Testing is ineffective when results aren’t turned around quickly because effective containment relies on accurate and timely data. This investment will help participating HBCUs provide necessary instrumentation, equipment, test kits, and training labs to effectively serve students, faculty and staff in real time, and help keep them safe as they return to campus.

Data will be handled independently by the labs and participating institutions. The foundation will have no access to the testing data.

Support for diagnostic testing is just one part of the foundation’s COVID-19 response in the U.S. For example, the foundation’s Postsecondary Success strategy is working with colleges and universities and the organizations supporting them in efforts to improve the accessibility and quality of digital teaching and learning and promote greater portability of academic credit for students who have had to change institutions because of the pandemic.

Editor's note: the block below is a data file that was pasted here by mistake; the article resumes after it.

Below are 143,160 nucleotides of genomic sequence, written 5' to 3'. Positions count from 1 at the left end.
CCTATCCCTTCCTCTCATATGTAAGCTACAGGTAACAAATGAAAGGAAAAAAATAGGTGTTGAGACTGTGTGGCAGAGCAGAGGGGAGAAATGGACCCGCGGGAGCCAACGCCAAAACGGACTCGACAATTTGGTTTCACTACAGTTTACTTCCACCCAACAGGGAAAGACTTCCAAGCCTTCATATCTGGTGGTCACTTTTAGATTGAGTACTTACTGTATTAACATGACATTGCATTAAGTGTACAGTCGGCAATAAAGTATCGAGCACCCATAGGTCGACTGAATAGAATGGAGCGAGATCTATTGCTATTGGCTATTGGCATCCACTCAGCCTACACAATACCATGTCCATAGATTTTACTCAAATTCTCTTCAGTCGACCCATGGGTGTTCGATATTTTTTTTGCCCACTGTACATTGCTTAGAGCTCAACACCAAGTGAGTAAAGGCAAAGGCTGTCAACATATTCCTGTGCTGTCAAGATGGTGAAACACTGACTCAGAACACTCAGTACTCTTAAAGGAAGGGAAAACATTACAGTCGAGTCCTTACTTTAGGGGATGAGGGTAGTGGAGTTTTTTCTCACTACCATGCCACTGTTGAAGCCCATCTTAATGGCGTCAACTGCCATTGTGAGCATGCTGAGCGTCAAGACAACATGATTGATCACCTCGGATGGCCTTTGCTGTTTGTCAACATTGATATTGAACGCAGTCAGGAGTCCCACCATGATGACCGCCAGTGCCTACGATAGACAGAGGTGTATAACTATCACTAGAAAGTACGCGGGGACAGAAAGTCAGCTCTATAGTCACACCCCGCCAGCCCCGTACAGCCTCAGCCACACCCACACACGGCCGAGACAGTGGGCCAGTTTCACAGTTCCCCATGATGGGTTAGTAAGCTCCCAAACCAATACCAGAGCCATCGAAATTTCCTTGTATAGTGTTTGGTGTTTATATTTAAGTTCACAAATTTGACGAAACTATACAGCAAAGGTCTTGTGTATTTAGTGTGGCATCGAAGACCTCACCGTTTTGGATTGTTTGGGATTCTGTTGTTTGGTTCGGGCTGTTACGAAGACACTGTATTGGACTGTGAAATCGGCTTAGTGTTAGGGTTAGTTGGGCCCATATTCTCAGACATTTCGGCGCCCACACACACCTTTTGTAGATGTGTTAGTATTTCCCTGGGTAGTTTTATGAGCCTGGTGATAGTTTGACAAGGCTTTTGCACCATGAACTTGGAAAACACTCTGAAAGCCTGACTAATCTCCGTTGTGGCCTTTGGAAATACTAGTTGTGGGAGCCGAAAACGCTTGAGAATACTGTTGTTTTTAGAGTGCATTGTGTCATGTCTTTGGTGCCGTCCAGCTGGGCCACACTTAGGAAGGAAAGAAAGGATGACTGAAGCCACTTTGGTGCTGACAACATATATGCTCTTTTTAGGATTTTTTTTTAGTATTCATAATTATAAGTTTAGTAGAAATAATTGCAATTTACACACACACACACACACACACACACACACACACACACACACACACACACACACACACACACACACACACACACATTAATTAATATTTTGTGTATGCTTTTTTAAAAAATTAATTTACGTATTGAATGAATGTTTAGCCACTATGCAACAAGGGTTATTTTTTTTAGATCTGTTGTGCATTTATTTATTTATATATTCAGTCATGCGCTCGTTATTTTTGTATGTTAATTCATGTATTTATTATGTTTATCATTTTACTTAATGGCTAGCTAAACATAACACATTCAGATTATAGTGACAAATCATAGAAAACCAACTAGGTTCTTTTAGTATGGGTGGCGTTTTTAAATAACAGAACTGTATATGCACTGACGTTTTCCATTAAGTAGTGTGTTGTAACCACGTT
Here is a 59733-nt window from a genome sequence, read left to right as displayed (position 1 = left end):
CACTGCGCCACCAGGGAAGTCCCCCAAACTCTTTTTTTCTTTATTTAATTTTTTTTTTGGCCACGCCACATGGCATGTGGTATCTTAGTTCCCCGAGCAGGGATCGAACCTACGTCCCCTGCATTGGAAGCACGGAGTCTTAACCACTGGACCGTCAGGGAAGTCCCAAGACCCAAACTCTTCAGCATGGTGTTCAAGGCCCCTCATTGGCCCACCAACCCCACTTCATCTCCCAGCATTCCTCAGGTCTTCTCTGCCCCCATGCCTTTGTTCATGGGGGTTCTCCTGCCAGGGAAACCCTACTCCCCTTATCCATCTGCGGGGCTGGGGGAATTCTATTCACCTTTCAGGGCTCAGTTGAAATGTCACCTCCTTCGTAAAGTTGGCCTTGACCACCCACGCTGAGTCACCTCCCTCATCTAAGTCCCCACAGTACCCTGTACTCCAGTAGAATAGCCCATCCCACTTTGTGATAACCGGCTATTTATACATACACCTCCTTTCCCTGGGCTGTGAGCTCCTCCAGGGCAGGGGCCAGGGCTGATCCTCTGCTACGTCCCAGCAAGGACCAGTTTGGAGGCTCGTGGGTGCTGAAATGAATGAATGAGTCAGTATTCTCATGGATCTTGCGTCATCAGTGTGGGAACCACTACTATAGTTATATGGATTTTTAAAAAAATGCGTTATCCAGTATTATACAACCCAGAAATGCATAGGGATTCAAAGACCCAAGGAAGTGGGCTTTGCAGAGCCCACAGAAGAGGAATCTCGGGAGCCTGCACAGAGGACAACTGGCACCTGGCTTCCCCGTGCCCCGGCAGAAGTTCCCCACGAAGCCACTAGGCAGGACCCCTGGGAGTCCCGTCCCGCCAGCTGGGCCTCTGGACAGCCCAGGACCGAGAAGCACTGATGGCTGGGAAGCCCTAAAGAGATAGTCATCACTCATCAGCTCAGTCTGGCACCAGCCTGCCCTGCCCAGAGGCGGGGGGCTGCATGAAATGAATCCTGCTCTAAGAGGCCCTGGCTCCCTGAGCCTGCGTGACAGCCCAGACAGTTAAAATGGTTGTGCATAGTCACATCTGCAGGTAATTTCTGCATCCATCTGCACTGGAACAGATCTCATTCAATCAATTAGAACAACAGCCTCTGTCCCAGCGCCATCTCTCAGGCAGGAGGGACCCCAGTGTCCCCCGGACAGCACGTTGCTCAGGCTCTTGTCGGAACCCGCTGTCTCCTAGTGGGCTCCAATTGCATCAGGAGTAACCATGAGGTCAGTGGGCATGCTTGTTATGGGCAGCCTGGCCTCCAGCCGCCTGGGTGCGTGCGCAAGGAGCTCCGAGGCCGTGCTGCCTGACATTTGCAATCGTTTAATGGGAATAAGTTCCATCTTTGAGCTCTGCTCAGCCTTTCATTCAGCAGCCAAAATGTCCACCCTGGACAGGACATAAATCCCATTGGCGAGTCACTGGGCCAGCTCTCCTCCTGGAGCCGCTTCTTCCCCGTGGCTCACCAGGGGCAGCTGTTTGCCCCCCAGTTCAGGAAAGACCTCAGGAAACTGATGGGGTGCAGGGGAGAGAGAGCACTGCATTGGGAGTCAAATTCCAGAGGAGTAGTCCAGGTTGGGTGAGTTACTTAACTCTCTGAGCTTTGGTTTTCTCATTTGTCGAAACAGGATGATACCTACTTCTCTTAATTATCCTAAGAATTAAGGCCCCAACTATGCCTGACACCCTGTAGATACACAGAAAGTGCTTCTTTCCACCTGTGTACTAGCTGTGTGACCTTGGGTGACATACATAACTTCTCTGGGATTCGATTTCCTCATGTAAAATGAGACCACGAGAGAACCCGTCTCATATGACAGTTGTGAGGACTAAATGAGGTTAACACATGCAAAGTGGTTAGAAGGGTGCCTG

The foundation has invested more than $350 million to support the global health response to COVID-19. In our U.S. Program, we’ve deployed funds across strategies to support schools, districts, and states as they navigate the pandemic, and to invest in research and interventions that will help strengthen our education systems and communities now and through the recovery from the pandemic.

We recognize that this investment is a drop in the bucket compared with the overall need related to COVID-19 in education. This investment is designed to boost existing efforts led by HBCUs to meet the immediate needs of communities in the face of the COVID-19 pandemic.

No. The focus of our education work in the U.S. remains to dramatically increase student success and eliminate race and income as predictors of success. In U.S. education we’re working to equip K-12 schools, colleges, and universities to adapt to new realities created by the pandemic, which includes providing holistic support to students who face the greatest obstacles to starting and finishing their education.

The COVID-19 crisis is having a disproportionate impact on the Black community in this country, both in terms of cases and the impact on college enrollment for Black students. This is a unique opportunity for us to help prevent this public health crisis from becoming an opportunity crisis for many postsecondary students. Our investment in campuses participating in The Just Project sits at the intersection of our Postsecondary Success goals and COVID-19 response priorities.